Dropping in to help charity.
Derwentside Rotary Club raised the money for the Great North Air Ambulance and CRY, which helps raise awareness of Sudden Cardiac Death Syndrome, by doing a charity abseil.
Members of the Rotary club as well as friends and family joined in the event alongside Steven Jefferson, whose nine-year-old son Christopher was saved after being airlifted by the Great North Air Ambulance. They performed the abseil down the 90ft face of the Gateshead Hilton Hotel. Steven said: "It's great to be able to give something back and say thank you to the crew of the air ambulance."
CRY, or Cardiac Risk in the Young, aims to raise awareness of sudden cardiac death syndrome.
Receiving the cheque on behalf of CRY, Jeff Morland, whose son Levon died at the age of 22 from one of the little known conditions that cause sudden death in young people, said: "Every penny will be used to support CRY's campaign to raise greater awareness of the problem that is claiming 12 young lives every week in the UK and to provide heart screening to detect conditions and have them treated before tragedy strikes."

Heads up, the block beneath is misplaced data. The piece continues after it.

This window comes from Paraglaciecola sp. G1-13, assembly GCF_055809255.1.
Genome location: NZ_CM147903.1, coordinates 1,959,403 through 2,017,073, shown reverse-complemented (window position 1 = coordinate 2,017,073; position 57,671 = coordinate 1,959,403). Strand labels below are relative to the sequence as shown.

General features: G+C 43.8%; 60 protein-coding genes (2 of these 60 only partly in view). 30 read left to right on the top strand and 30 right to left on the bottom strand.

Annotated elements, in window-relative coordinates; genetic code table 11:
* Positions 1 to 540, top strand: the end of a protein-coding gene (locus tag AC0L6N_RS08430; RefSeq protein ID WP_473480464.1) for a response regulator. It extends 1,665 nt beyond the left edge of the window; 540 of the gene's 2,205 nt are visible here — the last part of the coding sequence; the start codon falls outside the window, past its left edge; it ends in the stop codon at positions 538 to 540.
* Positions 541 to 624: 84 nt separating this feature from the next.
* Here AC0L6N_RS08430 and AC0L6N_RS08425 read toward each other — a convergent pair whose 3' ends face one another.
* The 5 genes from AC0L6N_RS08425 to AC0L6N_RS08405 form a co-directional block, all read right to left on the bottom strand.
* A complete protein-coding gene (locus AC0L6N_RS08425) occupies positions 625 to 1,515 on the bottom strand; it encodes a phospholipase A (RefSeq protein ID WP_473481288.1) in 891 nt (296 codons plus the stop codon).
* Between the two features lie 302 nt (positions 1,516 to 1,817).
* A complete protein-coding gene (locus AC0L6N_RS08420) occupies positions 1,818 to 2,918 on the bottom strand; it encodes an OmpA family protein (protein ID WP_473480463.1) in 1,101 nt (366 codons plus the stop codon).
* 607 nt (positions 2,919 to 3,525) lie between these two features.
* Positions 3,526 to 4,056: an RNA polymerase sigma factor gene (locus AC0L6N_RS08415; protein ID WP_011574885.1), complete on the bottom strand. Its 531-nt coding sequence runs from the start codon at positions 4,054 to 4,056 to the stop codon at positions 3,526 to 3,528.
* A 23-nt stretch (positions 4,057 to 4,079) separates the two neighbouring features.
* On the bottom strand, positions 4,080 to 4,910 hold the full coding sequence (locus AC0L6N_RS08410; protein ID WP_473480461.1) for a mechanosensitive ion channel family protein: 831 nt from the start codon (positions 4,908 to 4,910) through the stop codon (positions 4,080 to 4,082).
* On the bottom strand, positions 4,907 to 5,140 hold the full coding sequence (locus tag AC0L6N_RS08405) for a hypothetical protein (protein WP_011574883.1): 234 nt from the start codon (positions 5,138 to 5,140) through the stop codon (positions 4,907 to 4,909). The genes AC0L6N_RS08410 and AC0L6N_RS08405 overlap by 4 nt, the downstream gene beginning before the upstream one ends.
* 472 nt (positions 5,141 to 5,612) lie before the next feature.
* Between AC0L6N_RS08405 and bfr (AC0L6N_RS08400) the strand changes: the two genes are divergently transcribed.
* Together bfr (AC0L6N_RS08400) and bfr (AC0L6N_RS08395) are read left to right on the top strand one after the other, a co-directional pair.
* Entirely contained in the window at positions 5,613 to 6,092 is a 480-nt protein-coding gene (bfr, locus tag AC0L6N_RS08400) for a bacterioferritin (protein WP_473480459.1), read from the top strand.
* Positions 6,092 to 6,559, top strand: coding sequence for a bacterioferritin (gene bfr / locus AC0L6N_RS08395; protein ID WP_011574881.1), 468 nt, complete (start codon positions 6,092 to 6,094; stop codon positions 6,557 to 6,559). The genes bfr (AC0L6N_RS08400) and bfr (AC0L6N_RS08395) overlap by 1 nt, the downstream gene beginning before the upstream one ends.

Jacqui Molyneux, President of Derwentside Rotary Club, said: "We are delighted to have raised this money for two such deserving charities. It is no exaggeration to say that these funds will help to provide lifelines for thousands of people across the UK."
A cheque for pounds 4,500 went to GNAA while pounds 1,515 went to CRY, and another pounds 550 will go to Guide Dogs for the Blind.
BRAVE: Steven Jefferson
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|Publication:||Evening Chronicle (Newcastle, England)|
|Date:||Oct 10, 2009|
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